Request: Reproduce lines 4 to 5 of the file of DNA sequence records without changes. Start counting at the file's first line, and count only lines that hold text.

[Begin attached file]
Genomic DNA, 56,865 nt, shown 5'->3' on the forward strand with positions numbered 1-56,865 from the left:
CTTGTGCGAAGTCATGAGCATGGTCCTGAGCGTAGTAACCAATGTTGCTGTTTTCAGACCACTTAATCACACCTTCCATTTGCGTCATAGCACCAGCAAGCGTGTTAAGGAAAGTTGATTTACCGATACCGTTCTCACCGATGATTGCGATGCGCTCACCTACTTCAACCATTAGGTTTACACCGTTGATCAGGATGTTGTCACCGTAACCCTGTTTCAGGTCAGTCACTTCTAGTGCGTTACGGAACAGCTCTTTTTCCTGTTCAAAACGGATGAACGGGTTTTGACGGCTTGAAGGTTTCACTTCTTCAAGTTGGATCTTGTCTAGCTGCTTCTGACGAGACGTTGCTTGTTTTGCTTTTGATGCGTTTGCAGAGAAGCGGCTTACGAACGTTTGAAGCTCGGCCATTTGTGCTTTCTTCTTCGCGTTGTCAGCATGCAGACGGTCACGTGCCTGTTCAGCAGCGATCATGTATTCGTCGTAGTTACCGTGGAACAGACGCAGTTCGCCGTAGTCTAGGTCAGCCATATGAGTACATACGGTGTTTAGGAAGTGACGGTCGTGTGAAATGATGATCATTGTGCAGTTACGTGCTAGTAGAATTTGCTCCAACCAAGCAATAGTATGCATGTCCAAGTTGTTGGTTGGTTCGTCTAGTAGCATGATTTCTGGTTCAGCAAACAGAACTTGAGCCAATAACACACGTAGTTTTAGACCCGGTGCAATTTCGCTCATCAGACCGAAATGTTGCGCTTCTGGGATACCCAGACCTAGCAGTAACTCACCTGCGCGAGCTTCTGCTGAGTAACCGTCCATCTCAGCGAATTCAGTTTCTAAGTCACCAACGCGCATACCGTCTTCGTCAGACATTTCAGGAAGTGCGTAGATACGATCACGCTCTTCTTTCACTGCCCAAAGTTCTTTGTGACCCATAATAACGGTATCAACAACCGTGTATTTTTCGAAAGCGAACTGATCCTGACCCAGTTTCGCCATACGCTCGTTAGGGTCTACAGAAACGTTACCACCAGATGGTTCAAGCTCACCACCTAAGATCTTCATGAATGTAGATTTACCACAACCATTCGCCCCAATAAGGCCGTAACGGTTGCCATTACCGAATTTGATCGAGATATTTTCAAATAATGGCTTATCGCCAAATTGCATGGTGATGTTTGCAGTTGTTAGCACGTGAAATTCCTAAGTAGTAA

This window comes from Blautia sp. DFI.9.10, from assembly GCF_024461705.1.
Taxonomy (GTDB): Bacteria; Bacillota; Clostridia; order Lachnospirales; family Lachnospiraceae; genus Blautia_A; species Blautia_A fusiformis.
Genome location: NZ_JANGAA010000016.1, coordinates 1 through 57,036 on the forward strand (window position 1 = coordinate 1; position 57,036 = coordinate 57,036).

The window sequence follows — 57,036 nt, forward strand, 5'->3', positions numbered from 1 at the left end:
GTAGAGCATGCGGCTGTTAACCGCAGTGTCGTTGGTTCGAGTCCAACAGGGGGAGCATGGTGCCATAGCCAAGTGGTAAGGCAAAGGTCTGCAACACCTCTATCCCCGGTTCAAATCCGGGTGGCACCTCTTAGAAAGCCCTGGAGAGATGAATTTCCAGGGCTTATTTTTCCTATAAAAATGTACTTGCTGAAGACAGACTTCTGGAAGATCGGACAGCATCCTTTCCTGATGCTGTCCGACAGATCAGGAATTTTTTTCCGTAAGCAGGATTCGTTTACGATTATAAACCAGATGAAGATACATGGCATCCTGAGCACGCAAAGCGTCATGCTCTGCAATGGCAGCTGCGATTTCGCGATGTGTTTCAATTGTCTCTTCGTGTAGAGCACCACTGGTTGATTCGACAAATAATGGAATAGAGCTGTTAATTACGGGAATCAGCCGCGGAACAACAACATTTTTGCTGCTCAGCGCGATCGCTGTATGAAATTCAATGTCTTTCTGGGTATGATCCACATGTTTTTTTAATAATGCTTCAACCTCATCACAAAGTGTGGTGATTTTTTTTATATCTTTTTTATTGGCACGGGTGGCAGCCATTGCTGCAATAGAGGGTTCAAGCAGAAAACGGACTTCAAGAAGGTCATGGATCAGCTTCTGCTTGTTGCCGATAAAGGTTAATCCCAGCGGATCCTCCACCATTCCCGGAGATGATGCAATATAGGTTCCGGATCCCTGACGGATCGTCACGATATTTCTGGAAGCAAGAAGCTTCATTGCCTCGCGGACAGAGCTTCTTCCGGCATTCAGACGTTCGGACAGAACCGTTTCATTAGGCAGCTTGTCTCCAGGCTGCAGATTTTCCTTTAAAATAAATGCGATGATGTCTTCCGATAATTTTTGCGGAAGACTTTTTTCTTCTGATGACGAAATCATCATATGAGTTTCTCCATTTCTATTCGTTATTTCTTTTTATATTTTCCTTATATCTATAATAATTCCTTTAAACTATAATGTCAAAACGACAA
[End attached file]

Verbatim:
Taxonomy (GTDB): Bacteria; Bacillota; Clostridia; order Lachnospirales; family Lachnospiraceae; genus Blautia_A; species Blautia_A fusiformis.
Genome location: NZ_JANGAA010000016.1, coordinates 1 through 57,036 on the forward strand (window position 1 = coordinate 1; position 57,036 = coordinate 57,036).